Visualisation and Communication
A recurrent critique of palaeoecology has been its reliance on “story-telling” rather than “stronger” types of inference (Biondi, 2014) made in other areas of the natural sciences. There has been a long debate over the virtues, or otherwise, of how the historical sciences construct knowledge and this is beyond the scope of our review (but see, Cleland, 2001, 2011). However, it is becoming apparent that generative simulation models offer much more than shallow systems descriptions derived from quantitative syntheses of the data they produce (Winsberg, 2010); for example, there is growing interest in the view that simulation models are themselves narrative devices and their outcomes can be communicated in that way (Millington et al., 2012; McGlade, 2014). The use of simulation models in the context of understanding past human-environment interactions has the potential to mediate between the desire for strong and robust inferences and the historical nature of the data palaeoecologists use to make such inferences. Using models to develop “thick” descriptions (Millington and Wainwright, 2016) could take the form of narrative, or it could take the form of sophisticated visualization of the landscapes of the past (Caseldine et al., 2008; Edwards et al., 2015). Narrative explanations will require generative models that adequately capture feedbacks between social and ecological components of systems across multiple spatio-temporal scales (Verburg et al., 2016).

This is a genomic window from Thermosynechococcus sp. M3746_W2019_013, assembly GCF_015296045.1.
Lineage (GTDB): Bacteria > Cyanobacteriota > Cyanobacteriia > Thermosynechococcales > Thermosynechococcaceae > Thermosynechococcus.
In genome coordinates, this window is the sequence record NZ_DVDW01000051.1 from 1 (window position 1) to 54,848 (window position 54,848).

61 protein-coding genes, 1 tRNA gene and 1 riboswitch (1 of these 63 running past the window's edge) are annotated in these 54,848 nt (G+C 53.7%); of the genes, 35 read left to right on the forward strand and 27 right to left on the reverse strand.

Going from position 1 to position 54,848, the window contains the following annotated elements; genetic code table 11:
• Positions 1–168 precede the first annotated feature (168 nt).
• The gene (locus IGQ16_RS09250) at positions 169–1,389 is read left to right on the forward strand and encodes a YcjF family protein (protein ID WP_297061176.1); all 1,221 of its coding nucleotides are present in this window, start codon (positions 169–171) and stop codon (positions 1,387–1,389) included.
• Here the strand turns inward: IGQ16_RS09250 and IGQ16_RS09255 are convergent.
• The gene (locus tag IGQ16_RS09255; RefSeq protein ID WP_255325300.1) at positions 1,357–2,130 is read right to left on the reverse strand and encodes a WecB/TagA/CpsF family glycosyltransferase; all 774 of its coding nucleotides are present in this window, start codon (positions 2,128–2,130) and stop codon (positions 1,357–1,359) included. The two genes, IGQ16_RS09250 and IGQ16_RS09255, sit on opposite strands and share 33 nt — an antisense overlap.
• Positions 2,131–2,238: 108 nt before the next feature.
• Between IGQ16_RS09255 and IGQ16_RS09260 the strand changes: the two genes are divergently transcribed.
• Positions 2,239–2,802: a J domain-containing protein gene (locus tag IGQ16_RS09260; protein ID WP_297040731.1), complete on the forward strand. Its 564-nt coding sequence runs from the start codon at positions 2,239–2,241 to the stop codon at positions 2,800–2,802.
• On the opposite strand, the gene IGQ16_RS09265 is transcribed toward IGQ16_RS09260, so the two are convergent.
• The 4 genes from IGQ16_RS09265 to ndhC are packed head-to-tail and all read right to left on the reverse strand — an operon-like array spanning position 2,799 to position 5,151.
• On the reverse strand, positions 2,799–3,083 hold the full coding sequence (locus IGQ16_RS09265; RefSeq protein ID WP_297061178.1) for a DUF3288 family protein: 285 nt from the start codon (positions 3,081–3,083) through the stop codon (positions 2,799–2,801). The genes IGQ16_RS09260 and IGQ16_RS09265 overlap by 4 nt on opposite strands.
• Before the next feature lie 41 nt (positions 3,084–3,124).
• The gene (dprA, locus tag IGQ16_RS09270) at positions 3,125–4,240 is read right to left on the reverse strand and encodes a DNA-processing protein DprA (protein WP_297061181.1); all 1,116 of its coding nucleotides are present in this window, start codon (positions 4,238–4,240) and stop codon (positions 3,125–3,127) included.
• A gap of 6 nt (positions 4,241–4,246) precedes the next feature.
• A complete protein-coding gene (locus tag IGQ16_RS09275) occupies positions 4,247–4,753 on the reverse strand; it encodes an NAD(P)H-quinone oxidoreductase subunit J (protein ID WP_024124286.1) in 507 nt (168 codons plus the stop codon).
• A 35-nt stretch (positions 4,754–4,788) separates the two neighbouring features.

The “grand challenges” that palaeoecology and archaeology are engaged with (Biondi, 2014; Kintigh et al., 2014; Seddon et al., 2014) do not simply require more and bigger data, but also new ways to use and synthesize it. However, while simulation modeling has an important role to play in their resolution, this needs to be more than simply as a consumer of data for validation. As we have argued, generative models offer the ability for theory to inform empirical data and also a way to “experiment with theory” (Dowling, 1999). As with any informative experiment, the use of simulations as such should provide new insights and provoke new questions.